Changing Lives

Last week the DePaul Journal for Social Justice celebrated its inaugural issue. As the opening “Letter to Our Readers” from the managing editor states, “It began with a dream. Three women with a vision to create a forum calling for justice, bringing inequalities to light and inspiring others to fight for what is right and just in this world. Beyond a dream, we had little more. No money. No office. And very few models for what we wanted to accomplish. We knew we wanted a journal unlike any other at our law school and among only a handful of public interest-oriented journals across the country.”

The three women are Jennifer Keys, Alysia Franklin and Susan DeCostanza. The last of these is my daughter.
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On the German Front

[Here’s Andy’s latest report from the Frankfurt Book Fair.]

So who have Ellen and I been meeting with here in Frankfurt and what are they interested in?

We have met with Catholic, Protestant, Orthodox and general market publishers from all over the world. Some have wanted to get reading copies of one book. Some have wanted to look at several.

A publisher in India wanted to see How We Make Your Kids Angry.

A publisher in Sweden wanted to look at The Gift of Being Yourself.

A German publisher was interested in Deep-Rooted in Christ, a book we published by Joshua Choonmin Kang, a bestselling Korean author who pastors a church in Los Angeles.

A Norwegian editor wanted to see a book we publish on a Christian view of economics–Bulls, Bears and Golden Calves.

A Brazilian wanted to consider an IVP Academic book Rediscovering Paul.

A publisher from Korea was interested in Discipleship Essentials.

A Spanish publisher wanted to see Invitation to Solitude and Silence.

Usually publishers are interested in books under 200 pages because of the cost of translation. And often readers from other countries who might want to read our larger and higher level academic books already know English, so translations are rarely necessary or feasible. At the same time, many of these publishers already have authors from their own countries writing on some of the topics we publish and in a much more contextualized way.

Even with these factors in play, each year we continue to increase the number of contracts we write for translating our books. The substance and thoughtfulness of our books contribute to the good reception many of our titles receive. While contracts are rarely signed at Frankfurt itself, important groundwork is laid for future agreements.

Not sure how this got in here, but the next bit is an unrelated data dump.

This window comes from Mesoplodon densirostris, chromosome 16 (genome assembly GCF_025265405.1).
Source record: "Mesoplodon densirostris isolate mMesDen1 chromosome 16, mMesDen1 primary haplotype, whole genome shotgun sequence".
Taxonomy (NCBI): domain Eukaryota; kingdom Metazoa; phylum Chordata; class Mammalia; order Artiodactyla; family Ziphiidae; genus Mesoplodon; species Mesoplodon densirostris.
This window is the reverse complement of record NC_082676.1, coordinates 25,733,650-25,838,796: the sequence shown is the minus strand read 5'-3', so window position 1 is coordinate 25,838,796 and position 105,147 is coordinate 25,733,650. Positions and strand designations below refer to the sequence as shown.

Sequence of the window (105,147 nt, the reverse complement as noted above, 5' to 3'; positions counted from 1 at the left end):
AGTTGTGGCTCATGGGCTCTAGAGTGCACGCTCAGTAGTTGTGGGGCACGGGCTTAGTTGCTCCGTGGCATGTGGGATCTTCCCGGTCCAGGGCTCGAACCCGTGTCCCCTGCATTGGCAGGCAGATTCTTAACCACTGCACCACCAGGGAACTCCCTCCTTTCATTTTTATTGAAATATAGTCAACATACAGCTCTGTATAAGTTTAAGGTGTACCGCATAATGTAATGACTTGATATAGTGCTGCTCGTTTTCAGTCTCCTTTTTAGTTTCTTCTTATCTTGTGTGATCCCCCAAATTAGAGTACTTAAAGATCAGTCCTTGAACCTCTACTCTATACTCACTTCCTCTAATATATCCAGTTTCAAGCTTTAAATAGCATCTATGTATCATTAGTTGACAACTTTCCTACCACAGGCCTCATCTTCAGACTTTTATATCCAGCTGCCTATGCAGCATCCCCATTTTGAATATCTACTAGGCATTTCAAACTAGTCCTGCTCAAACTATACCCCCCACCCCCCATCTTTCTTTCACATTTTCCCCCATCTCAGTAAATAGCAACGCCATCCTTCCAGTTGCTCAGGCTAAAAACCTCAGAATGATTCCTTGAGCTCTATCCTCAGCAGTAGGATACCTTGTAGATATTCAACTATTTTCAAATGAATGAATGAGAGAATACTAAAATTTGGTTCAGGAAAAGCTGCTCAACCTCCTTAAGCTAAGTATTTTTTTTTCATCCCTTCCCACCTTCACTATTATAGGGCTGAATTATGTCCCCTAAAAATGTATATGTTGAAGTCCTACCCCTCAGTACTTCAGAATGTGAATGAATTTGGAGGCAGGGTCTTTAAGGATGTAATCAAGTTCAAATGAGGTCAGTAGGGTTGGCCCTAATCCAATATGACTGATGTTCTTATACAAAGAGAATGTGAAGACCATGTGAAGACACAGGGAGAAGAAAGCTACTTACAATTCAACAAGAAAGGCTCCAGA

Last night Ellen Hsu and I enjoyed dinner as guests of Brunnen Verlag–Giessen along with about a dozen others. Since we do business all day, our hosts said this was a time for a relaxed social visit. We ate at a restaurant whose name translates roughly as “Beautiful View,” which it did provide, overlooking the city lights of Frankfurt from the outskirts of the city. Dinner was served on the more relaxed Eurpoean timetable which allowed for a pleasant evening with our German friends and several of our counterparts from other U.S. publishers.

What is the news on the rail strike? It changes minute by minute. This morning it was on, so we once again took a cab instead of using the commuter rail service. But word now is that more trains are running. So perhaps the union feels it has made its point for the moment by disrupting the morning commute–then again, maybe not.

Reporting Live, from the Frankfurt Book Fair

[Andy sent this dispatch from Germany.]

The 2007 edition of the Frankfurt Book Fair got underway Wednesday in Germany with its usual bustle of activity. Several thousand publishers from all over the world have set up their displays—some very grand indeed, some more modest. IVP is in the latter category, but we are still very busy with half-hour appointments scheduled back to back all three days we are here, sometimes doubling up.
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Publishers Don’t Sell Books

“Publishers don’t sell books. Authors sell books.”

I was with a group of editors last week. Roy Carlisle, who has been an editor at HarperSanFrancisco (now HarperOne), Crossroad and his own imprint, was making a presentation and was getting just slightly off topic. But he was passionate nonetheless. “An author has got to have a platform. That’s what has been true in New York for the last five or ten years. It’s what every editor there knows.”

Publishers don’t sell books? How do they stay in business?
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Creating Readers

I was in Atlanta this past week at the International Christian Retail Show with thousands of others interested in Christian books and Christian music and Christian gifts. As we stood in the aisles, one colleague reminded me of APA President Pat Schroeder’s comment that publishing is the only industry that doesn’t seek to create consumers. The tobacco companies do it. McDonald’s does it. (Those Happy Meals are hard to resist.) Publishers do some–but not much–to grow readers.

“But what about Harry Potter?” you protest. “Look, we’ve got a 12 million copy first printing! Biggest in history! Kids lined up at stores at midnight! Surely that is helping!” Apparently, not so.
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